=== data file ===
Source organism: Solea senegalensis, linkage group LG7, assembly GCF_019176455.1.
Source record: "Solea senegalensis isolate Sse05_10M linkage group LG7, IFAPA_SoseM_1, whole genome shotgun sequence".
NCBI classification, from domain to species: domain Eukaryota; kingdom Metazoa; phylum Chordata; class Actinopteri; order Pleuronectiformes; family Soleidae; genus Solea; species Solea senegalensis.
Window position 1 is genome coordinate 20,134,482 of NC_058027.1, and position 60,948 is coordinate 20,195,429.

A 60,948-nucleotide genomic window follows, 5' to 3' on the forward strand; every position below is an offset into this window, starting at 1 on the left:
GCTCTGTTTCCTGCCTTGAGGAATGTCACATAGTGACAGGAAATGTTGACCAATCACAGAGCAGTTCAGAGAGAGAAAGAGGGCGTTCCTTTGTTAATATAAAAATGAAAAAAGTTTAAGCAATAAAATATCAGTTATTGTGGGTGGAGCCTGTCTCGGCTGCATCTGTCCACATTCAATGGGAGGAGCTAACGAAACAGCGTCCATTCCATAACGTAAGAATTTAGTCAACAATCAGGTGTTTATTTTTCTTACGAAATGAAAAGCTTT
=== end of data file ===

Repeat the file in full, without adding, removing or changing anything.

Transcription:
Source organism: Solea senegalensis, linkage group LG7, assembly GCF_019176455.1.
Source record: "Solea senegalensis isolate Sse05_10M linkage group LG7, IFAPA_SoseM_1, whole genome shotgun sequence".
NCBI classification, from domain to species: domain Eukaryota; kingdom Metazoa; phylum Chordata; class Actinopteri; order Pleuronectiformes; family Soleidae; genus Solea; species Solea senegalensis.
Window position 1 is genome coordinate 20,134,482 of NC_058027.1, and position 60,948 is coordinate 20,195,429.

A 60,948-nucleotide genomic window follows, 5' to 3' on the forward strand; every position below is an offset into this window, starting at 1 on the left:
GCTCTGTTTCCTGCCTTGAGGAATGTCACATAGTGACAGGAAATGTTGACCAATCACAGAGCAGTTCAGAGAGAGAAAGAGGGCGTTCCTTTGTTAATATAAAAATGAAAAAAGTTTAAGCAATAAAATATCAGTTATTGTGGGTGGAGCCTGTCTCGGCTGCATCTGTCCACATTCAATGGGAGGAGCTAACGAAACAGCGTCCATTCCATAACGTAAGAATTTAGTCAACAATCAGGTGTTTATTTTTCTTACGAAATGAAAAGCTTT